The first book I ever got as a present was a novel by Stephen King. I was 13. Having heard so much about the man and being secretly (13 was that sort of age) afraid of the dark, I let fear run ahead of me and apprehended every page with heavy, half-excited trepidation. As King himself puts it in this new book, “wanting it to happen, hoping it wouldn’t”. And it didn’t. Well, technically it did, but I wasn’t moved. By page 30, I was bored. By page 50, I stopped reading altogether. Could be the intriguing vagueness of my expectations, of course, but in the end what made the book’s horror so bland and ineffective was its overstated physical nature. Like those badly dated Elm Street films, it left little room for imagination.
Joyland is an amusement park in North Carolina where a 21-year-old Devin Jones will work for the summer of 1973. He lands a job as a carny and gets himself into a whole new world with its new people, language and, yes, ghosts. One in particular – that of a young girl murdered several years ago in the park’s horror house. Devin doesn’t take the job for the money; what he really needs is to get away and over a certain girl.
Few can beat Stephen King in setting the scene and creating a world that, despite being so sinister and full of suspense, feels somewhat wickedly attractive and almost warm. What does Devin Jones see? There’s a lonely beach with a woman, a dog and a boy in a wheelchair. There’s wind. There’s Howie the dog, the furry symbol of Joyland that every carny has to impersonate. There are swarms of small kids with hot dogs. There are sweet and friendly people like his landlady and his two new friends, and then there are bastards and eccentrics, both amusing and not so much. There’s a girl in red. There’s an old mystery that some discuss in hushed tones and some dismiss as complete bullshit. It’s a beautiful, beautifully written book that knows what it’s doing and does it expertly. The vibe is terrific. I could envision a great film.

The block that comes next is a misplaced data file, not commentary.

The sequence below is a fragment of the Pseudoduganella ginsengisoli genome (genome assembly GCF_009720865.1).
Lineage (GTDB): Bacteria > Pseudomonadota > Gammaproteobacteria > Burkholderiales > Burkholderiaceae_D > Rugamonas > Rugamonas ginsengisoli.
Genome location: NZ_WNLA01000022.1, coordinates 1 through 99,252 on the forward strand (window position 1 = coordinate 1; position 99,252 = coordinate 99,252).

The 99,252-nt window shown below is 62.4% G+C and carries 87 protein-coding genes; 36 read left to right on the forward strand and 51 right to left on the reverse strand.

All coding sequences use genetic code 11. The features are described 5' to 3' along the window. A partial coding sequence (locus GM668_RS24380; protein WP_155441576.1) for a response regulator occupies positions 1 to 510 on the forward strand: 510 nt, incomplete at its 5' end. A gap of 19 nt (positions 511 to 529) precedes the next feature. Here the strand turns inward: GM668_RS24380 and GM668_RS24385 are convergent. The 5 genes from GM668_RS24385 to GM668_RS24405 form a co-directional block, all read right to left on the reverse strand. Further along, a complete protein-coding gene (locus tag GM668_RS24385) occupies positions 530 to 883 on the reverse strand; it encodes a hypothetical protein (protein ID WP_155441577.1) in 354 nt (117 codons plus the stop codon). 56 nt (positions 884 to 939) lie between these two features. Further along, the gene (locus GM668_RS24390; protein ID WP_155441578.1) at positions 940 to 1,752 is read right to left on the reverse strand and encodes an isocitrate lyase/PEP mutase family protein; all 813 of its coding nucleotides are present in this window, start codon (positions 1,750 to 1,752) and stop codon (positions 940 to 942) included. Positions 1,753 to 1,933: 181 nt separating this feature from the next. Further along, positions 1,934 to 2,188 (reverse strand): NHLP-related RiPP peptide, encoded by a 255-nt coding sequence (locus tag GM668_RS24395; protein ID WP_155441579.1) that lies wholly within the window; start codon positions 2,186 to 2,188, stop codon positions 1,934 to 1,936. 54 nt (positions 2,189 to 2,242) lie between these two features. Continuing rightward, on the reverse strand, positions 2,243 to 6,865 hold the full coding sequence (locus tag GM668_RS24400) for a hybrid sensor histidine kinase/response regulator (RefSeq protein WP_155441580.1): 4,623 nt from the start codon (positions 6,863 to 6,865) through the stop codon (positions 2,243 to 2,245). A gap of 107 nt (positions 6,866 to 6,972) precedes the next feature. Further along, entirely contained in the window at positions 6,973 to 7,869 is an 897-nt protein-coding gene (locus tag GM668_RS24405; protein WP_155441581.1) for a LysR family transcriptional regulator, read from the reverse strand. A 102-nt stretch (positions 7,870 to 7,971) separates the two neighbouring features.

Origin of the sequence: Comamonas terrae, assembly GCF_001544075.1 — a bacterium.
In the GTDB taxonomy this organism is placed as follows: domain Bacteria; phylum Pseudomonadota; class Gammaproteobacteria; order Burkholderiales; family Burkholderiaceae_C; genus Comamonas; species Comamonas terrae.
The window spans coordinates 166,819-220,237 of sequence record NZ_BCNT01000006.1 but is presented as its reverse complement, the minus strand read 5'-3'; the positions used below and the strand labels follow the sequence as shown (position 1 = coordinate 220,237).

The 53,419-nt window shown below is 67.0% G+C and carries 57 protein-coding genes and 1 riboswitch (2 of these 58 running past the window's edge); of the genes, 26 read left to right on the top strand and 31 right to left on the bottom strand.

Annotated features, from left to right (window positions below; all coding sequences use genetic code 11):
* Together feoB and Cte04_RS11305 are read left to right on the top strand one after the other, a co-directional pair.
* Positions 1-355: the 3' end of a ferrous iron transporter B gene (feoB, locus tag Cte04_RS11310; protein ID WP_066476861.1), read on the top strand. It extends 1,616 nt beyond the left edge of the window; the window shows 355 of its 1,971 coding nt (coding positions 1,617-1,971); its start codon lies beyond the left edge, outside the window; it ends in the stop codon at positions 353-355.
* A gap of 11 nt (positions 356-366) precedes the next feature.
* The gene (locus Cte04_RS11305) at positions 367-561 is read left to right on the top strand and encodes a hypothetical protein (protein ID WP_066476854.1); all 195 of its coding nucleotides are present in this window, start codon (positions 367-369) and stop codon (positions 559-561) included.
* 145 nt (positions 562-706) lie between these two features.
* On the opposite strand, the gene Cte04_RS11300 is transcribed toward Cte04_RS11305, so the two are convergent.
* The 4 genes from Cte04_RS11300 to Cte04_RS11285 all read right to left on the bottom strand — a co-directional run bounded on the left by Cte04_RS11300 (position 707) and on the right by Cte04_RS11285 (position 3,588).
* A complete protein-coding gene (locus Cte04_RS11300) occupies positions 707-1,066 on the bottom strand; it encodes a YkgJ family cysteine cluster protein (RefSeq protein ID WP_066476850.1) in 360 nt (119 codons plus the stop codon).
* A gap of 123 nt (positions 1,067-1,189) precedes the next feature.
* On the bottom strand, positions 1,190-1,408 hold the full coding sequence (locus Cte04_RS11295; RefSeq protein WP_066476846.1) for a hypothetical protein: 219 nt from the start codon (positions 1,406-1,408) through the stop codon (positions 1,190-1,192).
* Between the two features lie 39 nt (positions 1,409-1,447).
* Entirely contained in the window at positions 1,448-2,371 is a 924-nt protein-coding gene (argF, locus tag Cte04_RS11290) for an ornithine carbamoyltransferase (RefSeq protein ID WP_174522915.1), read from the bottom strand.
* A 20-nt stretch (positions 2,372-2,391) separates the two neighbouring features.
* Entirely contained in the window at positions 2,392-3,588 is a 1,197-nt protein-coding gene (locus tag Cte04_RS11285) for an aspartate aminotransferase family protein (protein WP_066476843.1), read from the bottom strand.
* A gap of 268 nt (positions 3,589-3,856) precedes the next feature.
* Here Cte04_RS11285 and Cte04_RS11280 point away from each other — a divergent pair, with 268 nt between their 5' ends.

Despite a few brushes with the supernatural, Joyland reads like a murder mystery and even an old-fashioned detective story. What it really is, though, is a coming-of-age tale that doesn’t so much tell you things as lets you into that world. The transition is not smooth (is it ever?), and Devin Jones actually shares the experience with you. It is totally worth it. Joyland is not quite a classic, but what a gripping, elegant little powerhouse of a novel.